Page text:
“The Children’s Place at the Connecticut Hospice is grateful that these young girls thought of our littlest patients when choosing a child-centered organization to support here in Branford,” said Linda Laucella, manager of the development office at Connecticut Hospice. “How generous of Ashley’s Ice Cream and its customers to support our efforts to care for these children and to provide much-needed support for their families and friends.”
“Thanks to USCS, Ashley’s Ice Cream and the community–all of whom have shown our kids that no one is too young and no action too simple to make a huge impact in the lives of many,” said Kathy Leckey, founder of UCan2’s LifeStraw project. “Thanks to the generosity of Ashley’s Ice Cream and its customers and the support of the USCS almost-sleepover girls, UCan2’s LifeStraw project will be able to purchase 150 LifeStraw personal drinking filters for people in developing countries—giving those 150 people the life-saving ability to drink uncontaminated water for an entire year.”
In a show of Keystone State USCS spirit, Marty Boscolo, owner of Mikie’s Ice Cream & Green Cow of Greencastle, Pennsylvania, donated all proceeds from the sale of co-winner Caroline Holmes’s Red-White-and-Blueberry flavor in his store from July 15 through July 17 to Caroline’s two charities of choice. The $162 raised that weekend was split between the Cumberland Valley Breast Cancer Awareness Foundation and the Cumberland Valley Animal Shelter.
Ashley’s Ice Cream
From the beginning Ashley’s goal has been to make the best ice cream possible, and they continue to do that today over 30 years later! Ashley’s Ice Cream was founded in 1979. Being avid frisbee players, they became enamored with Ashley Whippet—the famous frisbee catching dog. So the Ashley’s name was born, and their walls have been decorated with hundreds of frisbees they’ve collected ever since. Ashley’s Ice Cream originated in New Haven in 1979 on College Street, just steps away from the dormitories of Yale University. It didn’t take long for the crowds, accolades, and awards to start filling the store; so much so that a second Ashley’s opened on the other side of campus on York Street, where they still are today! Ashley’s has been in nearby Hamden since 1983, and shops in Guilford, Branford, and Madison subsequently followed, bringing the total to 5 locations. Find out more at Ashley’s Ice Cream.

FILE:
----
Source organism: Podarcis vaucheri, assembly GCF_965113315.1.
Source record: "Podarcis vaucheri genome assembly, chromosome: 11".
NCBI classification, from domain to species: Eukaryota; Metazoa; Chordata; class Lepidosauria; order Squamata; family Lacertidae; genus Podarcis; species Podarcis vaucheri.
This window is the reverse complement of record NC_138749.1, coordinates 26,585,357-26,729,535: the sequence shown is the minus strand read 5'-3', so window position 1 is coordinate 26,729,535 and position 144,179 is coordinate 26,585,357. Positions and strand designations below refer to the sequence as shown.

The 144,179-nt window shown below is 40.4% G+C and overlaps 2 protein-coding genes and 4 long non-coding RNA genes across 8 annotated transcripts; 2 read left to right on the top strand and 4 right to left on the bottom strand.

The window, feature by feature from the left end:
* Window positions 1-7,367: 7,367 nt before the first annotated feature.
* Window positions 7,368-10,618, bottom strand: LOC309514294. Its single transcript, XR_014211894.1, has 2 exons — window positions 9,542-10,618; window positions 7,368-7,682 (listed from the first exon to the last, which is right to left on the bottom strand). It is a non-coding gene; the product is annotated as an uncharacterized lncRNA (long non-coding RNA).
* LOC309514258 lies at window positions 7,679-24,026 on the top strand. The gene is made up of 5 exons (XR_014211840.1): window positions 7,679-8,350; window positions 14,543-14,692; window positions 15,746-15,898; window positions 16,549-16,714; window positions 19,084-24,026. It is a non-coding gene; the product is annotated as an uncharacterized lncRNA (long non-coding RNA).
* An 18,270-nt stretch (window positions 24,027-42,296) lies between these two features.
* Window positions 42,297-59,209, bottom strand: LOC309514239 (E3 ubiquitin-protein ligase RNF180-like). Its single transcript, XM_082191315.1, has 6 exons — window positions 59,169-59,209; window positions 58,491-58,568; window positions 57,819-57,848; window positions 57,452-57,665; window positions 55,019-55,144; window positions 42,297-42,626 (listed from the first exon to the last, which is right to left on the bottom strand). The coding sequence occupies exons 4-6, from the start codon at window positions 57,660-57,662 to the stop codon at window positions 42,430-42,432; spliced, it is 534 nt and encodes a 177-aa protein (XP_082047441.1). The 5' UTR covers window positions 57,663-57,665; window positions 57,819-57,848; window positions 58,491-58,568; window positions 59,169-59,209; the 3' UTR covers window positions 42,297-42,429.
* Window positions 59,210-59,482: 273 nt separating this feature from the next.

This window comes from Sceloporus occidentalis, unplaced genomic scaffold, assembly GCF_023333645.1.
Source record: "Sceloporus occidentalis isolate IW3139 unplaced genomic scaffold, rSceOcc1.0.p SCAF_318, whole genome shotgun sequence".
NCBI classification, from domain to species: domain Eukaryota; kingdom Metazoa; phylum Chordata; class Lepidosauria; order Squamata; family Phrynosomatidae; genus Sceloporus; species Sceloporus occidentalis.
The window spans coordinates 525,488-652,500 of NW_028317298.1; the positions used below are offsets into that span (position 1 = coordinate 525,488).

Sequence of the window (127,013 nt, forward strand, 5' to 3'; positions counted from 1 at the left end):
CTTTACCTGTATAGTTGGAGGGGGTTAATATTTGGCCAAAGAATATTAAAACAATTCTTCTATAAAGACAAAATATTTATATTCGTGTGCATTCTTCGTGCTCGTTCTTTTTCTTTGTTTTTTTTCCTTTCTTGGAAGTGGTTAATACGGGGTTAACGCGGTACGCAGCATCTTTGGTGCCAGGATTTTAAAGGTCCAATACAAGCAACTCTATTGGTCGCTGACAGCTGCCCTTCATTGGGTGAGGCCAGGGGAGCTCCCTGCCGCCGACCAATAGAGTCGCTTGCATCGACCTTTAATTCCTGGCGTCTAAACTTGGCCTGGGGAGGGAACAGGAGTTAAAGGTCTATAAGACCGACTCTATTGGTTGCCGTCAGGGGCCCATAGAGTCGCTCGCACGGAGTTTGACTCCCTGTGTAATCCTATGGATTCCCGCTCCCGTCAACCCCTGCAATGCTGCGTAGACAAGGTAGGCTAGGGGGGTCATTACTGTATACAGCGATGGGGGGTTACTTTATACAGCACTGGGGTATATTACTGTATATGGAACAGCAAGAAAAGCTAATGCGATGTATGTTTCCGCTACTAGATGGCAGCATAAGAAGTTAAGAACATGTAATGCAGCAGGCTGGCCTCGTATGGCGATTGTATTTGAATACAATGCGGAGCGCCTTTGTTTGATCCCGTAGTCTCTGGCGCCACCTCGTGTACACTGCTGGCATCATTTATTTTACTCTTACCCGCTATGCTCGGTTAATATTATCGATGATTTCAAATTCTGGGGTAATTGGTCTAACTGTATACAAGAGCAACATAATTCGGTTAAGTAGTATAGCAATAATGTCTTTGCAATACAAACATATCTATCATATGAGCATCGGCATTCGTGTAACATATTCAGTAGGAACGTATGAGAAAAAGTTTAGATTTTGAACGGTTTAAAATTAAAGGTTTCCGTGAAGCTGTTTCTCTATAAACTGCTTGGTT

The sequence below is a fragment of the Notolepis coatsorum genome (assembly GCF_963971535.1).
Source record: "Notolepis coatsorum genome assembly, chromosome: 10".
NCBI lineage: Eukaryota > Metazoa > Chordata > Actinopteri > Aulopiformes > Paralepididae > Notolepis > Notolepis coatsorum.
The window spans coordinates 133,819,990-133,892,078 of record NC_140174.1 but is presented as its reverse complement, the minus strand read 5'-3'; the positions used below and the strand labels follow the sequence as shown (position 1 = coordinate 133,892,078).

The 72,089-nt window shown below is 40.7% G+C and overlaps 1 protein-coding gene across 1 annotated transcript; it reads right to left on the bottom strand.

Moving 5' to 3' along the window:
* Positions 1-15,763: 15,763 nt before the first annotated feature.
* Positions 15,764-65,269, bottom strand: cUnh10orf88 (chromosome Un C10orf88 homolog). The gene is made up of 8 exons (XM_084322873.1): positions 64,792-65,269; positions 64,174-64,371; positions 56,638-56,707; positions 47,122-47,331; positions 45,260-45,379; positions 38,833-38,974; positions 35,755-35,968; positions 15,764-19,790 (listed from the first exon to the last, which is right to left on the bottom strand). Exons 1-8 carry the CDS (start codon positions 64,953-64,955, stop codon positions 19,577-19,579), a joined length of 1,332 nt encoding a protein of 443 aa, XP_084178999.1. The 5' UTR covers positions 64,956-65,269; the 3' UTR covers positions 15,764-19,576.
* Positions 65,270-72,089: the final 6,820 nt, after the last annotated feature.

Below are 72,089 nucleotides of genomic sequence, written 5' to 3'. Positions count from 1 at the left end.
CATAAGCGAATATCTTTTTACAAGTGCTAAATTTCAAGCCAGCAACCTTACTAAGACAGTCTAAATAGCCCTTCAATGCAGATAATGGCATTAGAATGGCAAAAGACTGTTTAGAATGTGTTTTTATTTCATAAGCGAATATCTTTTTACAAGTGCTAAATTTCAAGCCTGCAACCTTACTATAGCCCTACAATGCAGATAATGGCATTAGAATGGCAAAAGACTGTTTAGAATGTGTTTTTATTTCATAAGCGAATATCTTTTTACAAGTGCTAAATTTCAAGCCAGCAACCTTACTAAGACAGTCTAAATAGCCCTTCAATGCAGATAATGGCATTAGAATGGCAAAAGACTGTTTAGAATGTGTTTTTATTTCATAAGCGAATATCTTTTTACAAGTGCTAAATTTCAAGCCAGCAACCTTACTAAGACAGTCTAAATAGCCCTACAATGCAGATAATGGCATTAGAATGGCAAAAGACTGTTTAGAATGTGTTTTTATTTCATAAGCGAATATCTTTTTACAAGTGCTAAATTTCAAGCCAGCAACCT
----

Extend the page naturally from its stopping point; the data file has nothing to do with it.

The Children’s Place at Connecticut Hospice
The saddest thing about terminal illness is that it can strike children. Even harder to handle is the inability of family and friends to know what is best in the way of care and caring for the child. There is a way to ease this suffering and the confusion that can go with it. A way to deal with all the issues parents of terminally ill children face on a daily basis is offered by The Children’s Place at Connecticut Hospice.
The Children’s Place at Connecticut Hospice is designed to provide the necessary components of child and family care, including counseling to those who are in need. With many years of experience in caring for children with advanced irreversible illnesses, The Children’s Place at Connecticut Hospice stands ready to provide a program of comprehensive care around-the-clock through home care and inpatient center care.
For more information, contact Linda Laucella, manager of the development office, at 203/315-7684 or firstname.lastname@example.org, or visit Connecticut Hospice at www.hospice.com.
Life Haven is a temporary shelter providing a safe and nurturing environment for homeless pregnant women and women with young children. Life Haven is committed to helping these women develop the skills they need to live independently. Life Haven serves 20 families at a time. Over 150 families are sheltered annually, including 250 children. Almost 90 percent of the families entering Life Haven move out into permanent housing in the community. Life Haven’s goal is to end homelessness, one family at a time.